Enlisting nature itself – Confederate engineering of the Red River

by Ned B. on December 13, 2013 · 0 comments

Back in the summer I wrote a couple of posts about the Red River campaign of 1864.  I intended to follow them with this concluding post, but my time has been occupied with other things, so I am only now getting around to putting it up.

During the Red River campaign, the river was a central character: each side manipulated its flow to aid or impede movement. One of the more famous incidents of the campaign has become known as Bailey’s Dam, which involved the construction of structures in the river in order to raise the water level so that the US gunboats could pass over the rapids above Alexandria.1 Less well known are the engineering efforts by the Confederates in defending the river. In my post regarding the road choices from Grand Ecore to Shreveport, I referred to the significance of the spot I marked with an arrow on the map detail. According to historian Gary Joiner there were Confederate fortifications there.2 What I find more interesting is the engineering effort focused on that location.

The Red River has a history of being difficult; improving it had been an ongoing effort for decades before the war. Starting in the 1830s the Army Corps of Engineers tackled the ‘Great Raft’, a massive logjam clogging the river for over 200 miles from Grand Ecore, Louisiana, to Texas. The man who led this effort was Henry Shreve, an innovative steamboat captain and designer who had been appointed as U.S. Superintendent of Western River Improvements.  By the late 1830s Shreve had cleared most of the raft.  At a steamboat landing newly created as a result of his efforts, a town was formed and named Shreveport in his honor.3  However, navigation of the Red River continued to be a such nuisance that it again became a focus of the Army Corps of Engineers in the decade after the war.4

The raft had secondary effects on the surrounding landscape.  When the river had been clogged, flood waters would spread into side channels called distributaries and would form lakes in the lowlands bordering the river. When the river was unclogged, the distributaries became bayous that paralleled the main river and the region remained dotted with lakes. About 25 miles below Shreveport the main river made a tight bend. At the bottom of the bend was a short waterway know as Tone’s Bayou that linked the Red River to Bayou Pierre. If Tone’s Bayou was unobstructed, water from the Red could flow into Bayou Pierre.  In the 1850s, Tone’s Bayou had been widened “which diverted a large quantity of water from and seriously affected navigation of the main river below”.5 This revealed the potential of Tone’s Bayou to change the Red. To counter this, in 1860 and 1861 the State of Louisiana had a cutoff made across the top of the bend, creating an island, and the end of Tone’s Bayou was obstructed.6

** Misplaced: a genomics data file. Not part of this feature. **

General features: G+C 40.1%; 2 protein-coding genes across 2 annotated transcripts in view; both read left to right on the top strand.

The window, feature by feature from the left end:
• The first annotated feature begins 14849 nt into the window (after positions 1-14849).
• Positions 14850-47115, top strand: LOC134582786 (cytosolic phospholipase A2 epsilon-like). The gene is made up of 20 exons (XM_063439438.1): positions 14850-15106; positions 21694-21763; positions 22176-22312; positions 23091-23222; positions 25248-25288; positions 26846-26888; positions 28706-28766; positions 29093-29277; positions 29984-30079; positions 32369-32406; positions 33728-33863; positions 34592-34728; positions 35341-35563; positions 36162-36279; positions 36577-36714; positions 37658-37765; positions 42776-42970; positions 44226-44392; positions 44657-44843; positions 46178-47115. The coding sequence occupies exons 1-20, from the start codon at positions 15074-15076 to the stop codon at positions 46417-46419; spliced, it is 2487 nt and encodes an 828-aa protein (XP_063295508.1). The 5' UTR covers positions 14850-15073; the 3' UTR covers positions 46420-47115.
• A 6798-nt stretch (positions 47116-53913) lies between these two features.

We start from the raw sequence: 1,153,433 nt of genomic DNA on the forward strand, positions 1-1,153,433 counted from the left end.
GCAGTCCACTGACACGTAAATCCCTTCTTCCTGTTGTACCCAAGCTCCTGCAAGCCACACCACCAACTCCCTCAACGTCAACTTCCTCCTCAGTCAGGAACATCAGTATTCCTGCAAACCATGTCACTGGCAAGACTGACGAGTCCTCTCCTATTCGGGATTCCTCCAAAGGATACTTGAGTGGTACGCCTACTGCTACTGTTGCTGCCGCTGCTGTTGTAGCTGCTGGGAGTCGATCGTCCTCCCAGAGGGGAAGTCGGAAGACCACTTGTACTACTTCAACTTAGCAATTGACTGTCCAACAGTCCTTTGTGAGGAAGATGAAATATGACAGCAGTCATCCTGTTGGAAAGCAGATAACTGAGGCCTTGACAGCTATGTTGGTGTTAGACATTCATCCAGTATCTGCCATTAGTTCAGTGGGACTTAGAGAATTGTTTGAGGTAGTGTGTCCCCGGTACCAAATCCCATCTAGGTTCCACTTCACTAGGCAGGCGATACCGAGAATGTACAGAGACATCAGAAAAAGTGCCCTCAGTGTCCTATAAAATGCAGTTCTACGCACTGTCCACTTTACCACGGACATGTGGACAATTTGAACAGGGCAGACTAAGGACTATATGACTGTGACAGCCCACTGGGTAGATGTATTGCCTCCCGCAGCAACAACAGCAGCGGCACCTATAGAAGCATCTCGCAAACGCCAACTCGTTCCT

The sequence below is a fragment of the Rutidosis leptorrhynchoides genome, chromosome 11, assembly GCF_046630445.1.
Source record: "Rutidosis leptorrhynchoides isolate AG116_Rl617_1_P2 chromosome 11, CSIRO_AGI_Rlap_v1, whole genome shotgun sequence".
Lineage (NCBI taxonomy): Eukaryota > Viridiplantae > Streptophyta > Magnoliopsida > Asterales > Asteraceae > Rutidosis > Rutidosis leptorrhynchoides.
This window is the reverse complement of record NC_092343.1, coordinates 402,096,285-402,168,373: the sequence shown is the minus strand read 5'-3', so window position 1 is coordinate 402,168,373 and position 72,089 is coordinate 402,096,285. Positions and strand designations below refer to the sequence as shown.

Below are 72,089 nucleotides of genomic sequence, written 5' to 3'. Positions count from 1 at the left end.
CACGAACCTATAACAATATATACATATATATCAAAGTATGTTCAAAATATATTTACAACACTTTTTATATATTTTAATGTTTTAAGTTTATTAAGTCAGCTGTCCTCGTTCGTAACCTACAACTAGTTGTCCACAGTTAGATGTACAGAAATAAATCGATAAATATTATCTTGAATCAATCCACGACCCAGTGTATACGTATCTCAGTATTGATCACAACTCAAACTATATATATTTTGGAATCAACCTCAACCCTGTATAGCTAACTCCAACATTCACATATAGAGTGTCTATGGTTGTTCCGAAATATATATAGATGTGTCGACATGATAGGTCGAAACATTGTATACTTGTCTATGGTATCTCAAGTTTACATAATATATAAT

In late 1863 William Boggs, Chief of Staff for the Confederate Department of the Trans-Mississippi, wrote that the Department commander, General Kirby-Smith, desired that “the obstructions in the mouth of Tone’s Bayou be removed, and steps be taken to stop the cut-off” which would “take nearly all the water from Red River above Grand Ecore”. 7  This step was delayed until the following spring: “At the time of Banks’s Red River expedition, a levee was made by the confederate authorities across the main river, at the bottom of the loop, just below the exit of Tone’s Bayou, to reduce the water of the river by increasing the flow into the bayou.” 8  The impact was dramatic, lowering the river such that the fleet was almost destroyed.9

Thus it was not weather or bad luck that kept the river so low that spring; it was a clever stratagem of the Confederate leadership, who enlisted the river as part of their defensive plan.

  1. See, for example, the Civil War Trust’s page on Bailey’s Dam.
  2. See  One Damn Blunder from Beginning to End: The Red River Campaign of 1864  By Gary Dillard Joiner
  3. For more about clearing the raft see The Attack On The Great Raft in American Heritage’s Invention and Technology, Winter 1988 and also http://www.caddohistory.com/great_raft.html
  4. See Historical Vignette 003 – Lt. Eugene A. Woodruff, Red River Hero, US Army Corps of Engineers and The Red River Raft Over One-Half of It Already Removed, NYT May 26, 1873.
  5. Annual Report of the Chief of Engineers, US Army, 1873
  6. An act to provide for making a cut-off at Scopini’s Point, approved 15 March 1860
  7. Official Records, Series 1 – Volume 26 (Part II) p 322
  8. Annual Report of the Chief of Engineers, US Army, 1873
  9. “The whole question is, then, reduced to this: Shall we destroy the gun-boats or lose the services at this critical period of the war of the 20,000 men necessary to take care of them? My opinion is, of course, to destroy the boats.” General David Hunter to General Ulysses Grant, April 28, 1864

{ 0 comments… add one now }

Leave a Comment

Previous post:

Next post: